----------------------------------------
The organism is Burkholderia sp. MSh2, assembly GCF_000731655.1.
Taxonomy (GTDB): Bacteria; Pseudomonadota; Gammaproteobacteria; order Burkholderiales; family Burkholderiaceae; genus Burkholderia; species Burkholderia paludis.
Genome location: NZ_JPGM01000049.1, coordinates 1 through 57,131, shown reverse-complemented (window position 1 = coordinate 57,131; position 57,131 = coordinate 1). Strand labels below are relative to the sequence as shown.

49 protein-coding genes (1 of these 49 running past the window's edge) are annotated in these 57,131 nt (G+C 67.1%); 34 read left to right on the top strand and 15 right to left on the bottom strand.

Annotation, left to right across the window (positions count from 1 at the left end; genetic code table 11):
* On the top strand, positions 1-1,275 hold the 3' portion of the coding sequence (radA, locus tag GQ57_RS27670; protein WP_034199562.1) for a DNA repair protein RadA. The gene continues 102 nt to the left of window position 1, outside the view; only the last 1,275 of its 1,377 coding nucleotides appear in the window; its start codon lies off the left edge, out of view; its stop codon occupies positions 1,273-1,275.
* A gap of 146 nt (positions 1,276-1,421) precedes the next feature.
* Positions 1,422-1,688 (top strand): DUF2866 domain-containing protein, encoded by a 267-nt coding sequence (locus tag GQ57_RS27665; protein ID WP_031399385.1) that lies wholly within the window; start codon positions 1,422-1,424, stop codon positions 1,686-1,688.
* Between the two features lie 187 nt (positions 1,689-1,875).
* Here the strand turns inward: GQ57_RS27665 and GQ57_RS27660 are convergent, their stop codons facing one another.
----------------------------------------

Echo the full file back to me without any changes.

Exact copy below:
The organism is Burkholderia sp. MSh2, assembly GCF_000731655.1.
Taxonomy (GTDB): Bacteria; Pseudomonadota; Gammaproteobacteria; order Burkholderiales; family Burkholderiaceae; genus Burkholderia; species Burkholderia paludis.
Genome location: NZ_JPGM01000049.1, coordinates 1 through 57,131, shown reverse-complemented (window position 1 = coordinate 57,131; position 57,131 = coordinate 1). Strand labels below are relative to the sequence as shown.

49 protein-coding genes (1 of these 49 running past the window's edge) are annotated in these 57,131 nt (G+C 67.1%); 34 read left to right on the top strand and 15 right to left on the bottom strand.

Annotation, left to right across the window (positions count from 1 at the left end; genetic code table 11):
* On the top strand, positions 1-1,275 hold the 3' portion of the coding sequence (radA, locus tag GQ57_RS27670; protein WP_034199562.1) for a DNA repair protein RadA. The gene continues 102 nt to the left of window position 1, outside the view; only the last 1,275 of its 1,377 coding nucleotides appear in the window; its start codon lies off the left edge, out of view; its stop codon occupies positions 1,273-1,275.
* A gap of 146 nt (positions 1,276-1,421) precedes the next feature.
* Positions 1,422-1,688 (top strand): DUF2866 domain-containing protein, encoded by a 267-nt coding sequence (locus tag GQ57_RS27665; protein ID WP_031399385.1) that lies wholly within the window; start codon positions 1,422-1,424, stop codon positions 1,686-1,688.
* Between the two features lie 187 nt (positions 1,689-1,875).
* Here the strand turns inward: GQ57_RS27665 and GQ57_RS27660 are convergent, their stop codons facing one another.